While feeling bad about not getting more than how nicely made these paintings of Rodrigues-Warner are, I started to ask myself what is a masterpiece of visual art. Marcel Duchamp’s Fountain — entered in an exhibition put on by the Society of Independent Artists in 1917. This group was fed up with the ‘Academy’ that made or broke artists by selecting their work, or not, to be included in their annual exhibitions, and thus formally stamping on each entry what was art and what was not. This group had said they would show anyone who paid the fee. The entry of this piece, titled Fountain, which was just a factory made urinal, and signed R. Mutt, was rejected. Duchamp who was one of the organizers of the Society said, hold on a minute, you’re being hypocritical. The piece, Fountain, became famous because Walter Stieglitz photographed it, they published it in avante-garde magazines and promptly lost it. No one is really sure who actually signed the R. Mutt or who had the idea to make this piece and enter it, although people just say it was Duchamp. We do know today that it is called one of the masterpieces of modern art. And rightly so. It talks about life without any self-assertion.
On my mind as I think about this Steinian idea is another piece of art writing by Peter Schjeldahl.
He’s writing about a photographer, Stephen Shore, and one of Shore’s photos was pictured in the magazine. along with the story that includes this sentence: “What gets me in Shore’s work is an easeful acceptance of a world – the actual, whole one — in which I have never felt quite at home. (A feeling) essentialized by Edward Hopper.” Shore’s work looks interesting, but it’s Schjeldahl who has written a masterful sentence about why he thinks Shore is capable of masterpieces. And I’m not sure, yet, if there are any in this show.
Not fitting with fitting in.
Arthur Jafa show — called Love Is The Message, The Message Is Death – names another way we see and deal with opposition – the logical syllogism. Love = Message; Message = Death, therefore Love is Death.
I’m not certain but I think the point of Jafa’s films are to say, we all love the way black folks can dance, and make music, but some of the other humans around us might just think death is necessary when those folks start challenging the social order — Dr. Martin Luther King, for example. And there were many who apparently didn’t like Mr. Obama being the president. Is that racist? Probably, and they may have other feelings tossed in there with their racism, I don’t know. I just read in the New Yorker that Arkansas folks didn’t like Obama because he thwarted the dynasty of the Arkansans – the Clintons.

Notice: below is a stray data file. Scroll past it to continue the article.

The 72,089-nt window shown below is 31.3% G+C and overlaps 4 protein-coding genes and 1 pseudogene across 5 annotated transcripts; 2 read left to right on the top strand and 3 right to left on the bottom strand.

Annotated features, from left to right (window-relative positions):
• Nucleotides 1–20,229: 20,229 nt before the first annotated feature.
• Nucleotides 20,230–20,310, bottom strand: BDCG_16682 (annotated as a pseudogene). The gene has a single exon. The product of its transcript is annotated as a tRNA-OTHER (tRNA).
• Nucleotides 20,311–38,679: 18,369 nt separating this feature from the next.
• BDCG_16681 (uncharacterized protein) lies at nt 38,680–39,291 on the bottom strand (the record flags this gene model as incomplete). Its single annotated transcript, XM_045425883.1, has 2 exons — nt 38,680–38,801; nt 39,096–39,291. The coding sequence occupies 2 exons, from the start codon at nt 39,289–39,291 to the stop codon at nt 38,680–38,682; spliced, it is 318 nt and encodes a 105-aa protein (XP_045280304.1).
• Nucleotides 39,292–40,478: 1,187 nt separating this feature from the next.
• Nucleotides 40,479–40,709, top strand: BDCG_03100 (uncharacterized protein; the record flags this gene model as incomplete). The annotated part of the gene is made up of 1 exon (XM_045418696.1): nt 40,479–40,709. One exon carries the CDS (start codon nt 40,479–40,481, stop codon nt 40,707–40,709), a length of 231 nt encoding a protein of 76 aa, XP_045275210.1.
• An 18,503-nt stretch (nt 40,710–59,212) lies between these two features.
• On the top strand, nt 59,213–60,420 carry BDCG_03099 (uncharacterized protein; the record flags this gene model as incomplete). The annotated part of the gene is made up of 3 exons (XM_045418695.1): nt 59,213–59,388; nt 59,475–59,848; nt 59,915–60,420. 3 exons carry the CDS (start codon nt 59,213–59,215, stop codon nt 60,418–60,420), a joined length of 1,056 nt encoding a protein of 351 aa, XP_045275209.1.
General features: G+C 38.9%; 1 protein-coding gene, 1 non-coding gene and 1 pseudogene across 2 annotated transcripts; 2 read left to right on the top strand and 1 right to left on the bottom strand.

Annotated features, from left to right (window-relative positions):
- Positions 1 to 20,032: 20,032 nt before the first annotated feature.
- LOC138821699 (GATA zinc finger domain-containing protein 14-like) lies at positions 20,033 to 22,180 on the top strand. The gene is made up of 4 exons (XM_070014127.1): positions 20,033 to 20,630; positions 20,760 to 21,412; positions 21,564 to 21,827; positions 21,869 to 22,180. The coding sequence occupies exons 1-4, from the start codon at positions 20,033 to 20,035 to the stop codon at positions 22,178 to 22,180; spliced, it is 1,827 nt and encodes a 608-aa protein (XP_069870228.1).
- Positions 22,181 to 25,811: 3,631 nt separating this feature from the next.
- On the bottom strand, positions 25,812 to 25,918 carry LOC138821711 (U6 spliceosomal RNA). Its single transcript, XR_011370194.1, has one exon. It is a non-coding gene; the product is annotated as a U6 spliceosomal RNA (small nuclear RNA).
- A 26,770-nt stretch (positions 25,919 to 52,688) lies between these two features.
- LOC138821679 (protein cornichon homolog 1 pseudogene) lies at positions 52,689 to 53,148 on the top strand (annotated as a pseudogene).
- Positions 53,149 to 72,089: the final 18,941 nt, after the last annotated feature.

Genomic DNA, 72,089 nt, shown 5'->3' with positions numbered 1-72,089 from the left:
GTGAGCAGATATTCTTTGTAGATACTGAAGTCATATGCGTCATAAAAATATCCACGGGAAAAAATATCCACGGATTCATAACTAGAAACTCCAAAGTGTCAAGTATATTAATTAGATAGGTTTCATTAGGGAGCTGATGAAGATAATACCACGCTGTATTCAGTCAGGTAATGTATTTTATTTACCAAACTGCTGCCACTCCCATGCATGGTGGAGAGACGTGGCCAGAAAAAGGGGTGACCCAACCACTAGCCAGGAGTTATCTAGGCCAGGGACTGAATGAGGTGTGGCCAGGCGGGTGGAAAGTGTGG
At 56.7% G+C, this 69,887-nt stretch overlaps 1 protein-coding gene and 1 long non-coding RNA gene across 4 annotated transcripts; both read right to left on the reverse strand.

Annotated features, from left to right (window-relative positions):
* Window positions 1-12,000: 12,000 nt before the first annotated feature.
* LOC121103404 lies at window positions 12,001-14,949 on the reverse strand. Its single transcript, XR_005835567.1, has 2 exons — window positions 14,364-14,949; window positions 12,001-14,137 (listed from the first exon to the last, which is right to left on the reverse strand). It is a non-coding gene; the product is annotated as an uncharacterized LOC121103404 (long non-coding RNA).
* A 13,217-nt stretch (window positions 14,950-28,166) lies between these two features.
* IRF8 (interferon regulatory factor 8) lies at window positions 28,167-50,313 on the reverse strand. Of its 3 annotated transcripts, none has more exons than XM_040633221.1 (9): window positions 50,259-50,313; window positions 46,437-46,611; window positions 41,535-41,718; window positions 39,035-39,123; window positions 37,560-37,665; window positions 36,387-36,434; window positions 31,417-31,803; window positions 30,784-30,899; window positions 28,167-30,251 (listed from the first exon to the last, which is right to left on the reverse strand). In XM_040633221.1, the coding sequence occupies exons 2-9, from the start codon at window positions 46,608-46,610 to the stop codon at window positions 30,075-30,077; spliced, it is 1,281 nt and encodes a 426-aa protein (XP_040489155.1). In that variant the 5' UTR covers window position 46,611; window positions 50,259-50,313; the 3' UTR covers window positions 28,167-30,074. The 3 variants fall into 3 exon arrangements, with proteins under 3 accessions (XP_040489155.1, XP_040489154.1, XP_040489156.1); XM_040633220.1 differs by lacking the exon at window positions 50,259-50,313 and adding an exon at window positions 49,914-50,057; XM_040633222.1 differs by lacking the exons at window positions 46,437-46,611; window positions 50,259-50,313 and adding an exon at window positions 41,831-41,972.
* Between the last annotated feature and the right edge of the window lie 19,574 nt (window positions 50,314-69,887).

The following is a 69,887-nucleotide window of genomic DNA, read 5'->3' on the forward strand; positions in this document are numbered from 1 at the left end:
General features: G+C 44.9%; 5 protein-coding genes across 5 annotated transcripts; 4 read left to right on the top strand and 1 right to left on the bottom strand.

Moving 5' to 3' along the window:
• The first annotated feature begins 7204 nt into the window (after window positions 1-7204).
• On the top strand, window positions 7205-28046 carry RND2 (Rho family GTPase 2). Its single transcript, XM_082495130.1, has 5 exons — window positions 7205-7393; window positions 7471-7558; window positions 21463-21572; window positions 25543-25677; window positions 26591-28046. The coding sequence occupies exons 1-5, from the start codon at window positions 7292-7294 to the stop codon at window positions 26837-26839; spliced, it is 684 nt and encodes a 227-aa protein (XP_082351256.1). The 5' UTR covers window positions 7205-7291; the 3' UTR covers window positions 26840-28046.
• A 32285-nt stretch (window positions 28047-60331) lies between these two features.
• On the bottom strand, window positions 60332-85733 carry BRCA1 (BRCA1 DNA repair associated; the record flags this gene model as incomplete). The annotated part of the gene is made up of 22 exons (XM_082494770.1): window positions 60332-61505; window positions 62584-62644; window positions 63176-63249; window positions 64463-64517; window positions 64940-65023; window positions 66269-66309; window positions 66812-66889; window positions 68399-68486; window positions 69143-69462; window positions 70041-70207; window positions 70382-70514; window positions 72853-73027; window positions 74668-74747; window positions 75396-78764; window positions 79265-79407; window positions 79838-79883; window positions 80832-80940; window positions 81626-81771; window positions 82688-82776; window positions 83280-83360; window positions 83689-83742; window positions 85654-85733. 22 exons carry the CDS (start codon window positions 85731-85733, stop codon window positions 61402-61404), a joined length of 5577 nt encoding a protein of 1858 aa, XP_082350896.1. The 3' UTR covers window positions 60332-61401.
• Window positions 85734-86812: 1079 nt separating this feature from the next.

I admit I want my president to be someone that comes from where I come from. That’s why I wanted the east-coast Jew instead of Hilary Clinton. Bernie Sanders is coming from radical 60s and 70s political, socialist thinking just like me and that’s more important to me that that someone is from Colorado or even the west. Or that they are female, like me.
Or is it that I am a sexist, and unable to escape my indoctrination? Like all people born before 1980, who was shown that to fit in, one should believe that women aren’t capable of non-emotional thought and clear, strong leadership. Maybe I think women shouldn’t be half the members of congress, maybe I don’t think women artists should be as numerous as men, or that women aren’t as interesting to read. Maybe I wouldn’t say that aloud, but maybe sometimes I just catch myself having thought it.
While I was mesmerized by Jafa’s video pastiche taken from TV, social clubs, performances and home movies of black people dancing or being violently arrested, my mind drifted off to imagine what this would look like if it was just women. It might be better as just audio. We misunderstand images of black people. We misunderstand the speech of women.